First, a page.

Nominations for Working Group Co-chairs Open through October 5, 2012
ANSI is currently accepting nominations of qualified candidates for working group co-chairs and other leadership opportunities within the EESCC to help lead the development of the roadmap. The working group co-chairs will also serve on the EESCC steering committee and provide overall planning and strategic direction for the EESCC and its deliverables. The contributions of the working group co-chairs will be acknowledged and given recognition in the standardization roadmap and other relevant deliverables, as appropriate.
Candidates must demonstrate expertise in the working group's area of focus, have proven experience building consensus among diverse stakeholder interests, and demonstrate knowledge of the U.S. standards and conformity assessment system. Additional information on the roles, responsibilities, and estimated time commitments for EESCC working group co-chairs is detailed in the nominations form.
All nominations must be accompanied by a letter of corporate support and a biographical statement, and must be submitted by October 5, 2012, to firstname.lastname@example.org. Submissions will be reviewed by a nominations committee comprised of ANSI staff and the EESCC co-chairs, with two (2) co-chairs maximum to be selected for each working group area.
Save the Date: November 7-8, 2012
The first full plenary meeting of the EESCC is targeted for November 7-8, in the Washington, DC, area, with final dates and details to be confirmed. ANSI will work with working group co-chairs to schedule alternative dates for specific working groups, if necessary.
About the EESCC
The ANSI Energy Efficiency Standardization Coordination Collaborative (EESCC) is a cross-sector, neutral forum and focal point for broad-based coordination among energy efficiency activities involving or impacted by standardization (i.e., standards, codes, conformance activities) and regulations. The objective of the collaborative is to assess the standardization landscape, and carry out the development of a standardization roadmap for energy efficiency within the built environment.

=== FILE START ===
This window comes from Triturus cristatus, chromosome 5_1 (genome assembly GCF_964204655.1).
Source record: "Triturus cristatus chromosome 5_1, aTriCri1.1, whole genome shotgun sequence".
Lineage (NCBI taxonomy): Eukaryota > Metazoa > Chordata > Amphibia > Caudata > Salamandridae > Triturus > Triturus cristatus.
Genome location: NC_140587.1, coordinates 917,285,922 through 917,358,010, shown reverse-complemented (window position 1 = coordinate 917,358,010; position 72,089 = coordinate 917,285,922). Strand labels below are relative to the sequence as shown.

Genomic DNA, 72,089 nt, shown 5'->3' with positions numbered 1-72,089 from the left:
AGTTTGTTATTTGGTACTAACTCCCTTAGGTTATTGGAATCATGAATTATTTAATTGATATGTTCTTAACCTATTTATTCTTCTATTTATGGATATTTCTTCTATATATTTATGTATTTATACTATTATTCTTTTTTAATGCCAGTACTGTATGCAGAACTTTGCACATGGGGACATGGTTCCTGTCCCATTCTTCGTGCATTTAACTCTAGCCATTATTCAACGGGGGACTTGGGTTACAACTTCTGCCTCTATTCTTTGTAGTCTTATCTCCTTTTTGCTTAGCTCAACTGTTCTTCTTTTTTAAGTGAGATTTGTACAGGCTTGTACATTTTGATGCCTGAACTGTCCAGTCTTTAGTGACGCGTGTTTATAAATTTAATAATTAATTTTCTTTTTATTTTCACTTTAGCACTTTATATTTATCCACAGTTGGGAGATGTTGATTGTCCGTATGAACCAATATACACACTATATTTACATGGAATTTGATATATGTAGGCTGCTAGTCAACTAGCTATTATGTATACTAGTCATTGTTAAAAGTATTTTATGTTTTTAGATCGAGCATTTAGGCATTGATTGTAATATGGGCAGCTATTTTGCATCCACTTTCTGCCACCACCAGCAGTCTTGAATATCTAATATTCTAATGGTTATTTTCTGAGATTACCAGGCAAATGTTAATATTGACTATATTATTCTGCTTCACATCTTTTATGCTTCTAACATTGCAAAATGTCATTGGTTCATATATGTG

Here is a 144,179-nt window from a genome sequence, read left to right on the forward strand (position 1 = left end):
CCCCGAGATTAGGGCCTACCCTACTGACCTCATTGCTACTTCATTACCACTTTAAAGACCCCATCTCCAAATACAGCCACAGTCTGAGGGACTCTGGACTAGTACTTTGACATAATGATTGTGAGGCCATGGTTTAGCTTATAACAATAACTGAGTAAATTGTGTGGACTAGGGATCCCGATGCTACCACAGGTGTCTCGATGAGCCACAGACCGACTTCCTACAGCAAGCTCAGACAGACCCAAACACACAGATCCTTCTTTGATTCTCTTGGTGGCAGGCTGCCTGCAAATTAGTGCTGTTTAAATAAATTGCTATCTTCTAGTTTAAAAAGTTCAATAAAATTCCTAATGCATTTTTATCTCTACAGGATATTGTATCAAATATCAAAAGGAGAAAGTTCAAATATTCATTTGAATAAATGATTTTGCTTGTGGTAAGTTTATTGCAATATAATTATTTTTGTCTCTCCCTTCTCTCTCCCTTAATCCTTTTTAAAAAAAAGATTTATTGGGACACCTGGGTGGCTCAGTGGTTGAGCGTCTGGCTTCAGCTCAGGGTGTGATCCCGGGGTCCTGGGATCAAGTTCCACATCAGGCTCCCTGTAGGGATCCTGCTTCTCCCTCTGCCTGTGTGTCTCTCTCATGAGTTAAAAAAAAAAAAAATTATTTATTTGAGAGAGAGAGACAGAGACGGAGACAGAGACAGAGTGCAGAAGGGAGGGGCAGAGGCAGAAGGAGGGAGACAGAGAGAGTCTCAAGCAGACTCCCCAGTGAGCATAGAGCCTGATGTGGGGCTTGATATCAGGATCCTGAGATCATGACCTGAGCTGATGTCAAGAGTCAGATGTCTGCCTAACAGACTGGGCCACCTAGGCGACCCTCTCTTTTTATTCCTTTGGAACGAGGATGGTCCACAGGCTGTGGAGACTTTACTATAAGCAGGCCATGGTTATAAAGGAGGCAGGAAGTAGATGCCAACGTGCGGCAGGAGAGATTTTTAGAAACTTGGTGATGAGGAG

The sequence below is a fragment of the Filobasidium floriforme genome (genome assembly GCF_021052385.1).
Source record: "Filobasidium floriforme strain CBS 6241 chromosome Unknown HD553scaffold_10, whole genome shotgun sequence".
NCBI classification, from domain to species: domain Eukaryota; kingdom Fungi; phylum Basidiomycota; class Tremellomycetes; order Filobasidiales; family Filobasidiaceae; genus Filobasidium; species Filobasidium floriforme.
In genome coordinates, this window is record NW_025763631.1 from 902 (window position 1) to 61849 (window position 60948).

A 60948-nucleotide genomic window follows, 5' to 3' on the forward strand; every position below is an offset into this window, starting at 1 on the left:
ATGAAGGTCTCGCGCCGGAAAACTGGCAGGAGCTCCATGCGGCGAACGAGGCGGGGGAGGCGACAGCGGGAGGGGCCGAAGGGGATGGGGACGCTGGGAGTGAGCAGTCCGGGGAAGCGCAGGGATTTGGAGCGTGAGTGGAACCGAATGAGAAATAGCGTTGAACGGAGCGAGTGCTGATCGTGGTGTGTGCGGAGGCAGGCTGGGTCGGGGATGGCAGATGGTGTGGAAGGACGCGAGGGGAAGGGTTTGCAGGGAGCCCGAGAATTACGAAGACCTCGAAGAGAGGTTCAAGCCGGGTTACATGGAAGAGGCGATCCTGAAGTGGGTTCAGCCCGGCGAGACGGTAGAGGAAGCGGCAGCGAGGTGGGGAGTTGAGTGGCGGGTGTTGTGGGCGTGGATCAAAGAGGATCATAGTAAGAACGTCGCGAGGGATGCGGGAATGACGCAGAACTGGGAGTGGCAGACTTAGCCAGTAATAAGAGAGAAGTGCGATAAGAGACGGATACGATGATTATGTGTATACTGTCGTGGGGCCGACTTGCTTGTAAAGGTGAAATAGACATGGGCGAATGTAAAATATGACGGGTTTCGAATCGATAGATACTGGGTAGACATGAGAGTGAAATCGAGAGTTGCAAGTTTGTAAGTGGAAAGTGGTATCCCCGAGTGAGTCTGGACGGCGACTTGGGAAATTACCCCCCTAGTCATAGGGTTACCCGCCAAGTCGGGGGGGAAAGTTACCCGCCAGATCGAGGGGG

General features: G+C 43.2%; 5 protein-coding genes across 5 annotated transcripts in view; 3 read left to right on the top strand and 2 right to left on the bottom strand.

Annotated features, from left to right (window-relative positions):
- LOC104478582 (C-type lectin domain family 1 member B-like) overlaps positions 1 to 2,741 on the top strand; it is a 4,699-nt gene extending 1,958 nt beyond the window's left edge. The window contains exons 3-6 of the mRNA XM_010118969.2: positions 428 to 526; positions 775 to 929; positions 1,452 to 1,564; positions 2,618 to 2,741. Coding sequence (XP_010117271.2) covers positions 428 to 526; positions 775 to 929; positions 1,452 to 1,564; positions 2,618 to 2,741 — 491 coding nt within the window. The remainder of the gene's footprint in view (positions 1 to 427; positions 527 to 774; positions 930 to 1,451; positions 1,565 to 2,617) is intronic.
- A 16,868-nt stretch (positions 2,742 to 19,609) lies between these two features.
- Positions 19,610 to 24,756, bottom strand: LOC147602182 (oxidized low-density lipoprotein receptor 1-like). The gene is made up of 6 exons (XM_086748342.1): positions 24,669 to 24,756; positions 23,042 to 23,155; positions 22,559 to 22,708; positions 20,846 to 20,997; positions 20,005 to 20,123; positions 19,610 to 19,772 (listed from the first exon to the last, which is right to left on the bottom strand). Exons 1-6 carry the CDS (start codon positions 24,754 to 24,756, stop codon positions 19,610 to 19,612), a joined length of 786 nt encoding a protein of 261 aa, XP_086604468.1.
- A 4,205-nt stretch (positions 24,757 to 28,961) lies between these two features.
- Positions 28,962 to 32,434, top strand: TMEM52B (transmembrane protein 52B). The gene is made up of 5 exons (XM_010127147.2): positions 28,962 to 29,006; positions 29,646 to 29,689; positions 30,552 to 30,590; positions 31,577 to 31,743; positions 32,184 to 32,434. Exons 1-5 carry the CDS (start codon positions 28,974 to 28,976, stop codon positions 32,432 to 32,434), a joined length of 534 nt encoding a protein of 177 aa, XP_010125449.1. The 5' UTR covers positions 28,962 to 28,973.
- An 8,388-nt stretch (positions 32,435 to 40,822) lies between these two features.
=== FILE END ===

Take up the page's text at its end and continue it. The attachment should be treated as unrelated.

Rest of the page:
The EESCC is led by two highly-esteemed co-chairs from the public and private sectors: Benjamin Goldstein, energy efficiency workforce development and standards coordinator in the U.S. Department of Energy's Office of Energy Efficiency and Renewable Energy, and John Tuccillo, vice president of global industry and government alliances at Schneider Electric, and president and chairman of the board of The Green Grid.
ANSI has a long and successful track record in facilitating standards coordinating bodies to address areas of national priority, from electric vehicles and healthcare information technology to homeland security and identity theft protection. Most recently, the ANSI Electric Vehicles Standards Panel (EVSP) released an EVSP standardization roadmap to facilitate the safe, mass deployment of electric vehicles and charging infrastructure in the United States.